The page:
Business activity was solid outside of sectors adversely affected by low energy prices and weak exports. A number of participants commented on the strength in the services sector in their Districts, citing, in particular, activity in high-tech, transportation, leisure and hospitality, and health-related businesses. Some reported that the stronger manufacturing industries in their Districts included aerospace, power generation equipment, and medical equipment, and that the domestic auto industry was still a bright spot. However, manufacturing activity overall continued to be restrained by weakness in industries with significant international exposures, such as steel, agricultural and drilling equipment, and chemicals. In addition, domestic energy producers and their service suppliers remained under significant pressure from the excess supply of crude oil and declining prices. The cutbacks in drilling led to further reductions in capital spending and to layoffs; credit conditions for some firms continued to deteriorate. In the agricultural sector, high levels of domestic crop production and weak global demand had depressed commodity prices, and farm income was expected to decline.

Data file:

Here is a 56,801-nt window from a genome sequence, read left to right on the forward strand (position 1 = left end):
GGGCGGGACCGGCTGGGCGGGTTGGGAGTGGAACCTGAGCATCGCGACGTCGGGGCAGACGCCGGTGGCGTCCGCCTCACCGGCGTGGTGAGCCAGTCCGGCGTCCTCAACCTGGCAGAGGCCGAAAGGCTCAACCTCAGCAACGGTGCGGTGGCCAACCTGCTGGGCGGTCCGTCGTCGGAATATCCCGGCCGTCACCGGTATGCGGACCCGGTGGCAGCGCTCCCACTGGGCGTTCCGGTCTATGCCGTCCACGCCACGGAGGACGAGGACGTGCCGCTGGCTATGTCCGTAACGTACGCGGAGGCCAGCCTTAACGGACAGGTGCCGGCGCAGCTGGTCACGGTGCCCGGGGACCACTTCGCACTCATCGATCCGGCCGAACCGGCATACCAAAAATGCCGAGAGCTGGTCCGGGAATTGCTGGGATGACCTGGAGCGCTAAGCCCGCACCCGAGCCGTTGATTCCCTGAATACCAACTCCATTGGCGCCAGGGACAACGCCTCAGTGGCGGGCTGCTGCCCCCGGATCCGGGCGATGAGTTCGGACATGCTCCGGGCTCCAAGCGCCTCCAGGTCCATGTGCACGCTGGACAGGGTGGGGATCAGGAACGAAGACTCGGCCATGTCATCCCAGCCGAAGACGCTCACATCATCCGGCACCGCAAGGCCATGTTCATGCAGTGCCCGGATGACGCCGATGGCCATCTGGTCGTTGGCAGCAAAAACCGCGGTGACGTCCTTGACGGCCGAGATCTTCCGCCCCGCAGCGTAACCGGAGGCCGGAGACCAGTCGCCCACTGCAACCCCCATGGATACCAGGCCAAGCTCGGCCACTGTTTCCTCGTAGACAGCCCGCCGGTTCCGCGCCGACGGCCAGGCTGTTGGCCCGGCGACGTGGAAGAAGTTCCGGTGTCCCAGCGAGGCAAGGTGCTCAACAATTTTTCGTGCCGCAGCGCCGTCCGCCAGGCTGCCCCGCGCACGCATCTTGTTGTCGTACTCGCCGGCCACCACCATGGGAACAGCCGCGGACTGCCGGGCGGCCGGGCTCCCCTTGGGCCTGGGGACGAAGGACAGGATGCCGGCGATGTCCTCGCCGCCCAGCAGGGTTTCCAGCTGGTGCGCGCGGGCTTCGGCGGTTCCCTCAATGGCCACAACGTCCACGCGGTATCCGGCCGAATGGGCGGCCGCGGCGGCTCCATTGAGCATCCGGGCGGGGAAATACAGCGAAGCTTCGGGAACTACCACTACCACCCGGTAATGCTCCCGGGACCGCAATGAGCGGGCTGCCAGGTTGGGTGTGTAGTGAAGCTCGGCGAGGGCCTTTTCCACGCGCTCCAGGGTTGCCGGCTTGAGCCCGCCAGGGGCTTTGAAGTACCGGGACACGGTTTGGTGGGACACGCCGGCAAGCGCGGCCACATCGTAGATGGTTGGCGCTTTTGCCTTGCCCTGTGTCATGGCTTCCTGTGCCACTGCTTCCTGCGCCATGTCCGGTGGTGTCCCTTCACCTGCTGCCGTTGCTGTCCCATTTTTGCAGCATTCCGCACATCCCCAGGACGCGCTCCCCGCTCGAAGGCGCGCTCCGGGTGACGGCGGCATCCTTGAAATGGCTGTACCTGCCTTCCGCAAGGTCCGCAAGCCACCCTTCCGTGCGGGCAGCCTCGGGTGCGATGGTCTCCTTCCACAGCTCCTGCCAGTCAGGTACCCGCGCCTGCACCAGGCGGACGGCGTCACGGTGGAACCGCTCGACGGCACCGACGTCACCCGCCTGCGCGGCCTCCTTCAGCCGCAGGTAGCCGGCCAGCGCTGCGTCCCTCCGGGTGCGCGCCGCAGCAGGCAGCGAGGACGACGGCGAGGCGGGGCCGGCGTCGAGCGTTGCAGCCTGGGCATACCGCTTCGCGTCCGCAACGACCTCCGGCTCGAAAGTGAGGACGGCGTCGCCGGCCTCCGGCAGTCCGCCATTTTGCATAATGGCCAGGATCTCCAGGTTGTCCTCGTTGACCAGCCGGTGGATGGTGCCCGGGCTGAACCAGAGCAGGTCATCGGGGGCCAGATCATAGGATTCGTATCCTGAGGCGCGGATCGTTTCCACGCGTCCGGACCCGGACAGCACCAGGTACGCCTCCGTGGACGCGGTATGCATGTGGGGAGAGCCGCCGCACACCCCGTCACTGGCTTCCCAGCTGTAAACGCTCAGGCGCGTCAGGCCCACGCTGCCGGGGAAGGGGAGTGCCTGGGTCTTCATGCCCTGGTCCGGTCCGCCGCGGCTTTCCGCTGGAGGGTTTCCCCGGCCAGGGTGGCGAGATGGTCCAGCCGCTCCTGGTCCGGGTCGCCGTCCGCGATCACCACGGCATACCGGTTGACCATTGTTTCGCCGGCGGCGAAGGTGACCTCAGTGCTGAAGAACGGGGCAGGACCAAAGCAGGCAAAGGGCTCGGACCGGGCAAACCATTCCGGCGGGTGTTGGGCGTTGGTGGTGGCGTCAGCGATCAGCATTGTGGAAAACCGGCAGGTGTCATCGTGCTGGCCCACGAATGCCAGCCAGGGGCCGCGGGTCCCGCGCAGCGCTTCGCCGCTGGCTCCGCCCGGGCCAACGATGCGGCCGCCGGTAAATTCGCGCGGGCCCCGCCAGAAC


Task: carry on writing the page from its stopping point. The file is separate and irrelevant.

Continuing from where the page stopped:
Participants generally agreed that the drag on U.S. economic activity from the appreciation of the dollar since the summer of 2014 and the slowdown in foreign economic growth, particularly in emerging market economies, was likely to continue to depress U.S. net exports for some time. Many expressed the view that the risks to the global economy that emerged late this summer had receded and anticipated moderate improvement in economic growth abroad in the coming year as currency and commodity markets stabilized. However, participants cited a number of lingering concerns, including the possibility that further dollar appreciation and persistent weakness in commodity prices could increase the stress on emerging market economies and that China could find it difficult to navigate the cyclical and structural changes under way in its economy. Several upside risks to the U.S. outlook also were noted, including the possibility that declining energy prices could spur consumer spending more than currently anticipated.